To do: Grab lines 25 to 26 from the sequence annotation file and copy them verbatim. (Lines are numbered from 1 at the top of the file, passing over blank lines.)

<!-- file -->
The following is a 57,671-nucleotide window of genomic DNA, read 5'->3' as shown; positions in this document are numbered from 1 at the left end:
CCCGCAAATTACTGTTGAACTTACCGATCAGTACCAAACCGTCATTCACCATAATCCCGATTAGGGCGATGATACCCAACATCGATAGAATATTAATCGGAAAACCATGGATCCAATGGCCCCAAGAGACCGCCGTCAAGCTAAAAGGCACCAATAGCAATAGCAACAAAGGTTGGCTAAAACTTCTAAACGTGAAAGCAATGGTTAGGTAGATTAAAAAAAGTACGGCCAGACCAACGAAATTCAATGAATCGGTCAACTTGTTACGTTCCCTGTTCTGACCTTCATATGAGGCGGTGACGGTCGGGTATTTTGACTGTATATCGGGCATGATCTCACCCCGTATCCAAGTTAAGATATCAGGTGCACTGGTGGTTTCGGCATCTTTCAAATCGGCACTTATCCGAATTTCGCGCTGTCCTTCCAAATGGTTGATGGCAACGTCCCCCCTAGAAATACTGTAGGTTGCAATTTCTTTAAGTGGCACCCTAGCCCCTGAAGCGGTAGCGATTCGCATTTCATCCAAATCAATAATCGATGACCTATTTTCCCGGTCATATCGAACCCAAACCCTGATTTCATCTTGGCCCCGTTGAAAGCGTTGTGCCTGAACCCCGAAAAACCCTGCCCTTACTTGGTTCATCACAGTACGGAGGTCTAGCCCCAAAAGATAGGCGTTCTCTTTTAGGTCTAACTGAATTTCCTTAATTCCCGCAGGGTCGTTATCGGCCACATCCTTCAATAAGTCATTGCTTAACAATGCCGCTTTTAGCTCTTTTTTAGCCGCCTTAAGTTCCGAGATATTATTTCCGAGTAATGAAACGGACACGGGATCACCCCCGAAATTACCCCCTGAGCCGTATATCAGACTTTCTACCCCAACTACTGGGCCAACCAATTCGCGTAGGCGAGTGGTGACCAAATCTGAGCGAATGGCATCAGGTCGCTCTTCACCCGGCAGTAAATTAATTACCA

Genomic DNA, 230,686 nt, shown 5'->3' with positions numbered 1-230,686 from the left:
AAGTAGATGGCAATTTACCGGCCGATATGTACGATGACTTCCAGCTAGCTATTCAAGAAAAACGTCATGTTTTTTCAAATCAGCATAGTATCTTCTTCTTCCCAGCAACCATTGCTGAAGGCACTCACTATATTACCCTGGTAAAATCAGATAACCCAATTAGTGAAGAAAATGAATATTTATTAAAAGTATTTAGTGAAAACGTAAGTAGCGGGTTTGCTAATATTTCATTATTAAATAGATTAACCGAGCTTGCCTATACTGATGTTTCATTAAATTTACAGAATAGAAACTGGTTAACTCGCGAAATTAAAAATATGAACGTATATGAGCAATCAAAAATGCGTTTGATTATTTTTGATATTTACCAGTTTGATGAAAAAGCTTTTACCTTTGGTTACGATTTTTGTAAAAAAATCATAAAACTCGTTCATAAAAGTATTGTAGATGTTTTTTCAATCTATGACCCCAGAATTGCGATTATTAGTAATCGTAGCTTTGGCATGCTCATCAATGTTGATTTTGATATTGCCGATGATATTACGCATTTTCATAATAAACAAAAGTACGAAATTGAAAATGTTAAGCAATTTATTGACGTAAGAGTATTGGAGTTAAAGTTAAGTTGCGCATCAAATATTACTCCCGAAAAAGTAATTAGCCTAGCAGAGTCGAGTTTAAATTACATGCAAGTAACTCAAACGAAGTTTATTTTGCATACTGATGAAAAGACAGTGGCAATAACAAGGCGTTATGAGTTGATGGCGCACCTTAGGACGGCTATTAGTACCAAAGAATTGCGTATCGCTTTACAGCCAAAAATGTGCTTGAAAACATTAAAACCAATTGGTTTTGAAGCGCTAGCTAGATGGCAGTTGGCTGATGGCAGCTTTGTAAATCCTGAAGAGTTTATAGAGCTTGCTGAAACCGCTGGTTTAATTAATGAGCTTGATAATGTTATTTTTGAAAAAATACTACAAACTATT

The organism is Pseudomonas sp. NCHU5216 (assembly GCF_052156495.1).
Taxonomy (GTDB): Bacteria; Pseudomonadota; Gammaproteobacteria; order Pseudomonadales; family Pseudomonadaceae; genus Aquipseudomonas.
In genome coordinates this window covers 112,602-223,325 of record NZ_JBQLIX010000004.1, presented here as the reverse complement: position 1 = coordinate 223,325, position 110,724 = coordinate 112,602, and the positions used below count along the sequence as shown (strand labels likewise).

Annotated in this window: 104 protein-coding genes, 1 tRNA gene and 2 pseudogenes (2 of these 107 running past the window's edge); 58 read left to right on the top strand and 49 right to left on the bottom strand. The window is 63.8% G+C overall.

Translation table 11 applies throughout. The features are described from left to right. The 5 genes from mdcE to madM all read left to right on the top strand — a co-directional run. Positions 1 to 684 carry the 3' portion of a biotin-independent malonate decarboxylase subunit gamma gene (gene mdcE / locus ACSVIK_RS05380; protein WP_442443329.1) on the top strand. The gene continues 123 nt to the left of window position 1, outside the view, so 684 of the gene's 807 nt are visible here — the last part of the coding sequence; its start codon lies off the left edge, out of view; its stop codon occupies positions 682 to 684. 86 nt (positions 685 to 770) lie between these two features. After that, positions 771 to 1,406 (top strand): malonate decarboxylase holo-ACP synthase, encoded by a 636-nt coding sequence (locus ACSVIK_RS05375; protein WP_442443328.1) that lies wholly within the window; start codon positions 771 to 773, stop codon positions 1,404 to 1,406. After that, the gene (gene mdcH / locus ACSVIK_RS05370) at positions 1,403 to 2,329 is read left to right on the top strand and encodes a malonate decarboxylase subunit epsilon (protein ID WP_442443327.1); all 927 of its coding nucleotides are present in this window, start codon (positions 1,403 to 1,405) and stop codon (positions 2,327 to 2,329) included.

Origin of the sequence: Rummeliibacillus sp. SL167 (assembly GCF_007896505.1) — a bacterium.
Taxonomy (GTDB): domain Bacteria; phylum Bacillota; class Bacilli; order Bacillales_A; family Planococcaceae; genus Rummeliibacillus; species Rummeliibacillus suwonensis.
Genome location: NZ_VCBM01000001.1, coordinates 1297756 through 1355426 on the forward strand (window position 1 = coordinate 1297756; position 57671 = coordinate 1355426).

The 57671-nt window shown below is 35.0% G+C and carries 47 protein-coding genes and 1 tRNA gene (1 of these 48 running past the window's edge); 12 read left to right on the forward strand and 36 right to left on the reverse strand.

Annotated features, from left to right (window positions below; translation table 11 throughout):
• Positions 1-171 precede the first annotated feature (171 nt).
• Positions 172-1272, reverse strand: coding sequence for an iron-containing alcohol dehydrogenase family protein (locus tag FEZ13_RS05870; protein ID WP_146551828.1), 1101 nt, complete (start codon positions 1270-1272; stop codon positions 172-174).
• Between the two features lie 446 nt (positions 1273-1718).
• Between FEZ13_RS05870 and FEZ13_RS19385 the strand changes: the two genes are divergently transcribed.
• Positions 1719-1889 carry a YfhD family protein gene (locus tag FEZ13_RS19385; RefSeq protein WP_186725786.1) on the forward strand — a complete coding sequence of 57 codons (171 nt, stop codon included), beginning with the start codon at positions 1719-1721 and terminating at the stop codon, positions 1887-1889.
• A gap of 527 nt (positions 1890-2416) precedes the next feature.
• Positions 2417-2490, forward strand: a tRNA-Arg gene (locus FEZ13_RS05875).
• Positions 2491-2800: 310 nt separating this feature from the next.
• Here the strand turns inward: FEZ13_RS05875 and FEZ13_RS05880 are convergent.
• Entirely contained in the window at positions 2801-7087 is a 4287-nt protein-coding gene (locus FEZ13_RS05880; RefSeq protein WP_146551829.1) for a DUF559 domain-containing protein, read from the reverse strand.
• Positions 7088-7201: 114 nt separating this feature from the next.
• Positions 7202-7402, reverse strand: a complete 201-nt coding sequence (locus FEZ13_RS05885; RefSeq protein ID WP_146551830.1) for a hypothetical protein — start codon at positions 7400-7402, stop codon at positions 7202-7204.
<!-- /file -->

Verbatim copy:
• Positions 7088-7201: 114 nt separating this feature from the next.
• Positions 7202-7402, reverse strand: a complete 201-nt coding sequence (locus FEZ13_RS05885; RefSeq protein ID WP_146551830.1) for a hypothetical protein — start codon at positions 7400-7402, stop codon at positions 7202-7204.